The long and short of it
In the Bootsma family, being average height is the minority.
Dave and Katrina Bootsma were born with achondroplasia, or dwarfism.
For almost six years they navigated life as a family of little people, with their two children Charlotte, 7, and Noah, 3.
That was until their last son, 18- month- old Elijah, was born without the condition.
‘‘It was such a relief to know everything was OK. I had a hunch,’’ said Katrina, who is 4ft 2in tall.
‘‘I thought it was either going to be bad news or he was not going to be a little person. Of course, all you want to hear is good news straight away.
‘‘It was a little bit of a wow factor.’’
‘‘He’s what society is generally, but in our family he is the one who will stand out. It will be interesting once age is more obvious.
‘‘What’s the majority in society becomes the minority in our family.’’
The Grenada Village couple have had four children and every genetic outcome possible.
Their second child, Joel, was born with double genes and lived only six weeks.
The family’s geneticist, Dr Katherine Neas, has known the Bootsmas since the death of their son.
She said about one in every 26,000 people were born with achondroplasia.
‘‘For a couple like David and Katrina there is a 50 per cent chance of having a child with achondroplasia, a 25 per cent chance of having a child with normal stature and a 25 per cent chance of having a child with two faulty copies of the gene, called homozygous achondroplasia. This is unfortunately not survivable.’’
Dave, who is 4ft 7in tall, met Katrina through family and friends in 2002.
Unlike their children, Dave and Katrina are first-generation little people.
Katrina was a neonatal nurse for 14 years and always wanted children. She said they had never worried much about passing double genes, a fatal combination, until Joel was born.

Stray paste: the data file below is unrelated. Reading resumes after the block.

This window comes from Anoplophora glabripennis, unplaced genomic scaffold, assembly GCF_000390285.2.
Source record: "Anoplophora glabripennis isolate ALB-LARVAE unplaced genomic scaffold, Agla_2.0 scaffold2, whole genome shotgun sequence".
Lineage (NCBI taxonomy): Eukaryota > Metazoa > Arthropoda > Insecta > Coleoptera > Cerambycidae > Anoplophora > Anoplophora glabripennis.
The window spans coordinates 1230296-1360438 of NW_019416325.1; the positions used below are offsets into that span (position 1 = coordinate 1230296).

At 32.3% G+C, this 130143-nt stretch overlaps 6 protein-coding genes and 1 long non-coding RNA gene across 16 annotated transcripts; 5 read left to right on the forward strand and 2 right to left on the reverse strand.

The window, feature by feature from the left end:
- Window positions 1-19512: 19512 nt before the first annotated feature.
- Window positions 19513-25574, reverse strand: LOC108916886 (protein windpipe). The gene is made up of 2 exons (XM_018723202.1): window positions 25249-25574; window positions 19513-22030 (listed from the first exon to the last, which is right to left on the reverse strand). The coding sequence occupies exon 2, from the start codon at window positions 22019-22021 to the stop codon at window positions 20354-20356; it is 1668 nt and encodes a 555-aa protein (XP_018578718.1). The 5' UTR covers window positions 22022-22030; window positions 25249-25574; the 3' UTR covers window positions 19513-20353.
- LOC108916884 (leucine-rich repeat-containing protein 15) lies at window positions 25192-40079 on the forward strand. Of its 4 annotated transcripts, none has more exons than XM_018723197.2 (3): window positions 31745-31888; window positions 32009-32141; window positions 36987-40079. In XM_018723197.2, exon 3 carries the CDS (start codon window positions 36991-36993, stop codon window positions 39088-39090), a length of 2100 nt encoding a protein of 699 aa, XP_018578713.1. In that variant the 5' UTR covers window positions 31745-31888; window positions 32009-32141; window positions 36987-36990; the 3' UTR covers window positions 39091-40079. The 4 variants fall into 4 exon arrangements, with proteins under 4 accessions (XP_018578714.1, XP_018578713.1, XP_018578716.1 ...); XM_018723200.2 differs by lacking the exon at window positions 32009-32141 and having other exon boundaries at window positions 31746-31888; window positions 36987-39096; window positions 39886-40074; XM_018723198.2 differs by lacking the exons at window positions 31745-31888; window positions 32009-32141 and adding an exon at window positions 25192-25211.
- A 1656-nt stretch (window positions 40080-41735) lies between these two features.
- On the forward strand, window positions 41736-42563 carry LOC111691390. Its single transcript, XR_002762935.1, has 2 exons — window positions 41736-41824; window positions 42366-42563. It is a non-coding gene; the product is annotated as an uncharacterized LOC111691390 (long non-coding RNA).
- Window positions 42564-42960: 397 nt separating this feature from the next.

‘‘We had had Charlotte, so even though that was no reason why it couldn’t happen, in our world, we didn’t think it would happen to us.’’
Katrina said when Elijah was born it was like being a first-time parent again.
‘‘It’s a different experience. It’s sort of living what other people must experience.
‘‘He is doing everything at the appropriate stages.’’
While the proportions of their bodies meant Noah and Charlotte did not walk or crawl for a long time, Elijah is already up and about and dragging himself up on the stools his family use.
‘‘If we don’t watch it he is up on the benches, on the table, on the chairs. It’s like free range for him.’’
Katrina and Dave know Elijah will face challenges.
‘‘We will stand out being so different to him so people will question him about us,’’ Katrina said.
‘‘As much as people were curious [about Charlotte and Noah], it might happen to him more.
‘‘To him we are his parents and his family, so he might not see us as different for a long time.’’
Katrina said she had only to walk out the door to be stared at. Rude comments and people calling over others to look was also common.
‘‘We are only short, but we seem to get so much curiosity. We are normal; we are just shorter, but we draw so much curiosity.’’
The Bootsmas live a normal life, one Elijah will easily fit in.
The only adaptation they have made to their home is lowering a few light switches.
The couple both work and drive a car.
They joke their younger son’s height will be useful.
‘‘He will be our shopper; he will get everything off the top shelf,’’ Katrina said.
Loving family: Back from left, Dave, Charlotte and Katrina Bootsma. Front from left, Elijah and Noah Bootsma.